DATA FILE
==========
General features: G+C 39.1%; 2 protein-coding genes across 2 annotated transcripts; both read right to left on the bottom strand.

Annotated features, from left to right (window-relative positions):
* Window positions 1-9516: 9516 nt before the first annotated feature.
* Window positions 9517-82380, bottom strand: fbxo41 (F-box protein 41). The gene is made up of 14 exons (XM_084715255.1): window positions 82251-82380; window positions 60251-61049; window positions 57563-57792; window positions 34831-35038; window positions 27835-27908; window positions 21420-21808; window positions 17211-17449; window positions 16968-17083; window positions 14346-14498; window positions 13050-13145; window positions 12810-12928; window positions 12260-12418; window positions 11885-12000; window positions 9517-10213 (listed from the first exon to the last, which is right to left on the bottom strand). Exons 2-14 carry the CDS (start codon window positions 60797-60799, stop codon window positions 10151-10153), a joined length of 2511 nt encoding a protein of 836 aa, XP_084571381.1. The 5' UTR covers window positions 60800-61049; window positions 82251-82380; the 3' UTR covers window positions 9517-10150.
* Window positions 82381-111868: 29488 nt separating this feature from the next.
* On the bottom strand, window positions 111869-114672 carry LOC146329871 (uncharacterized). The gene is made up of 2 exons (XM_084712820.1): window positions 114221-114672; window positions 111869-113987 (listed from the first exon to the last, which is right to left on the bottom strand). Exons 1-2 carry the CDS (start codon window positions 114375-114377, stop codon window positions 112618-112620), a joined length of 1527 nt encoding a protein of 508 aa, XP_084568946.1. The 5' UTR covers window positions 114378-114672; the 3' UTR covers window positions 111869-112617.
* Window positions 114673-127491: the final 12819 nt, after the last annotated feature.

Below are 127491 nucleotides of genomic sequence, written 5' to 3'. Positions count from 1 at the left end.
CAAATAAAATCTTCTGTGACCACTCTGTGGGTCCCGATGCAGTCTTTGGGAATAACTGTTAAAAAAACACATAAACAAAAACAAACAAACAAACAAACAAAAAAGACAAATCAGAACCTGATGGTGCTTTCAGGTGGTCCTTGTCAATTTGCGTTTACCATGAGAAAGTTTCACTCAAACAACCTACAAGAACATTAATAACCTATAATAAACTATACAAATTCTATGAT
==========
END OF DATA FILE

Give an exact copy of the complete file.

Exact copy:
General features: G+C 39.1%; 2 protein-coding genes across 2 annotated transcripts; both read right to left on the bottom strand.

Annotated features, from left to right (window-relative positions):
* Window positions 1-9516: 9516 nt before the first annotated feature.
* Window positions 9517-82380, bottom strand: fbxo41 (F-box protein 41). The gene is made up of 14 exons (XM_084715255.1): window positions 82251-82380; window positions 60251-61049; window positions 57563-57792; window positions 34831-35038; window positions 27835-27908; window positions 21420-21808; window positions 17211-17449; window positions 16968-17083; window positions 14346-14498; window positions 13050-13145; window positions 12810-12928; window positions 12260-12418; window positions 11885-12000; window positions 9517-10213 (listed from the first exon to the last, which is right to left on the bottom strand). Exons 2-14 carry the CDS (start codon window positions 60797-60799, stop codon window positions 10151-10153), a joined length of 2511 nt encoding a protein of 836 aa, XP_084571381.1. The 5' UTR covers window positions 60800-61049; window positions 82251-82380; the 3' UTR covers window positions 9517-10150.
* Window positions 82381-111868: 29488 nt separating this feature from the next.
* On the bottom strand, window positions 111869-114672 carry LOC146329871 (uncharacterized). The gene is made up of 2 exons (XM_084712820.1): window positions 114221-114672; window positions 111869-113987 (listed from the first exon to the last, which is right to left on the bottom strand). Exons 1-2 carry the CDS (start codon window positions 114375-114377, stop codon window positions 112618-112620), a joined length of 1527 nt encoding a protein of 508 aa, XP_084568946.1. The 5' UTR covers window positions 114378-114672; the 3' UTR covers window positions 111869-112617.
* Window positions 114673-127491: the final 12819 nt, after the last annotated feature.

Below are 127491 nucleotides of genomic sequence, written 5' to 3'. Positions count from 1 at the left end.
CAAATAAAATCTTCTGTGACCACTCTGTGGGTCCCGATGCAGTCTTTGGGAATAACTGTTAAAAAAACACATAAACAAAAACAAACAAACAAACAAACAAAAAAGACAAATCAGAACCTGATGGTGCTTTCAGGTGGTCCTTGTCAATTTGCGTTTACCATGAGAAAGTTTCACTCAAACAACCTACAAGAACATTAATAACCTATAATAAACTATACAAATTCTATGAT